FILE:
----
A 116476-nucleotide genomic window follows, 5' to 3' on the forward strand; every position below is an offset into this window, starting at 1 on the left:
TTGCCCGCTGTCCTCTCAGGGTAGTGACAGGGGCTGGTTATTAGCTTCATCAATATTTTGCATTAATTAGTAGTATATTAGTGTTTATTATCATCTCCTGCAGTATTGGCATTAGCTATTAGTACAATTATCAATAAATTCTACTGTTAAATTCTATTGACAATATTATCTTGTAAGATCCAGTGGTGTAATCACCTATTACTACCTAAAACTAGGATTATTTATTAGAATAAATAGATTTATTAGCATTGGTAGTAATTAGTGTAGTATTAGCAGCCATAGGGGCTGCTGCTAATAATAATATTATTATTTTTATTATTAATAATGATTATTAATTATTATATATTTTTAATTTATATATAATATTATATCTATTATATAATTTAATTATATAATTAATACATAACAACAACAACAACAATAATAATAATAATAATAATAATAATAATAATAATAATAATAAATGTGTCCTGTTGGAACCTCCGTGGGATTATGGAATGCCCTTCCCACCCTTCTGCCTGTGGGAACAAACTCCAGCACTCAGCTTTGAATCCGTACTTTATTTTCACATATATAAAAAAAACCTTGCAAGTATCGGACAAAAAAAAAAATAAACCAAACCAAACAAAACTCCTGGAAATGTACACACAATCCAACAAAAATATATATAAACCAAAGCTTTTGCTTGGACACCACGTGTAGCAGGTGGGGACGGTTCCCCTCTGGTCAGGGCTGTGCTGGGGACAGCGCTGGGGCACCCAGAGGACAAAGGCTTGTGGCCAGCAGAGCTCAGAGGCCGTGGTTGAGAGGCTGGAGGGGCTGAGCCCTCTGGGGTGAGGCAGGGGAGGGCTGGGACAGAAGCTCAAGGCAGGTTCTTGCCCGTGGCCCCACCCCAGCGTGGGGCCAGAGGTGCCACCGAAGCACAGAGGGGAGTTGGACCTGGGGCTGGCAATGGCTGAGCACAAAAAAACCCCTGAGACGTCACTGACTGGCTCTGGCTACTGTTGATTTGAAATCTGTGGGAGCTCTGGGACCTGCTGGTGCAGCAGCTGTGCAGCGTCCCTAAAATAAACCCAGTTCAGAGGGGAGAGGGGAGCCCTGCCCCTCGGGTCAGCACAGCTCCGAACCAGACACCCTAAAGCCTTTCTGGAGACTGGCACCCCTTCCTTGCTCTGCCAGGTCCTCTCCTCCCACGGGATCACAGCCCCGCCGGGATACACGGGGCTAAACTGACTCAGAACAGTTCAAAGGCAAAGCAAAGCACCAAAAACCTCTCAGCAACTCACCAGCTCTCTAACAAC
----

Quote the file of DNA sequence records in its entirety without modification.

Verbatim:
A 116476-nucleotide genomic window follows, 5' to 3' on the forward strand; every position below is an offset into this window, starting at 1 on the left:
TTGCCCGCTGTCCTCTCAGGGTAGTGACAGGGGCTGGTTATTAGCTTCATCAATATTTTGCATTAATTAGTAGTATATTAGTGTTTATTATCATCTCCTGCAGTATTGGCATTAGCTATTAGTACAATTATCAATAAATTCTACTGTTAAATTCTATTGACAATATTATCTTGTAAGATCCAGTGGTGTAATCACCTATTACTACCTAAAACTAGGATTATTTATTAGAATAAATAGATTTATTAGCATTGGTAGTAATTAGTGTAGTATTAGCAGCCATAGGGGCTGCTGCTAATAATAATATTATTATTTTTATTATTAATAATGATTATTAATTATTATATATTTTTAATTTATATATAATATTATATCTATTATATAATTTAATTATATAATTAATACATAACAACAACAACAACAATAATAATAATAATAATAATAATAATAATAATAATAATAATAAATGTGTCCTGTTGGAACCTCCGTGGGATTATGGAATGCCCTTCCCACCCTTCTGCCTGTGGGAACAAACTCCAGCACTCAGCTTTGAATCCGTACTTTATTTTCACATATATAAAAAAAACCTTGCAAGTATCGGACAAAAAAAAAAATAAACCAAACCAAACAAAACTCCTGGAAATGTACACACAATCCAACAAAAATATATATAAACCAAAGCTTTTGCTTGGACACCACGTGTAGCAGGTGGGGACGGTTCCCCTCTGGTCAGGGCTGTGCTGGGGACAGCGCTGGGGCACCCAGAGGACAAAGGCTTGTGGCCAGCAGAGCTCAGAGGCCGTGGTTGAGAGGCTGGAGGGGCTGAGCCCTCTGGGGTGAGGCAGGGGAGGGCTGGGACAGAAGCTCAAGGCAGGTTCTTGCCCGTGGCCCCACCCCAGCGTGGGGCCAGAGGTGCCACCGAAGCACAGAGGGGAGTTGGACCTGGGGCTGGCAATGGCTGAGCACAAAAAAACCCCTGAGACGTCACTGACTGGCTCTGGCTACTGTTGATTTGAAATCTGTGGGAGCTCTGGGACCTGCTGGTGCAGCAGCTGTGCAGCGTCCCTAAAATAAACCCAGTTCAGAGGGGAGAGGGGAGCCCTGCCCCTCGGGTCAGCACAGCTCCGAACCAGACACCCTAAAGCCTTTCTGGAGACTGGCACCCCTTCCTTGCTCTGCCAGGTCCTCTCCTCCCACGGGATCACAGCCCCGCCGGGATACACGGGGCTAAACTGACTCAGAACAGTTCAAAGGCAAAGCAAAGCACCAAAAACCTCTCAGCAACTCACCAGCTCTCTAACAAC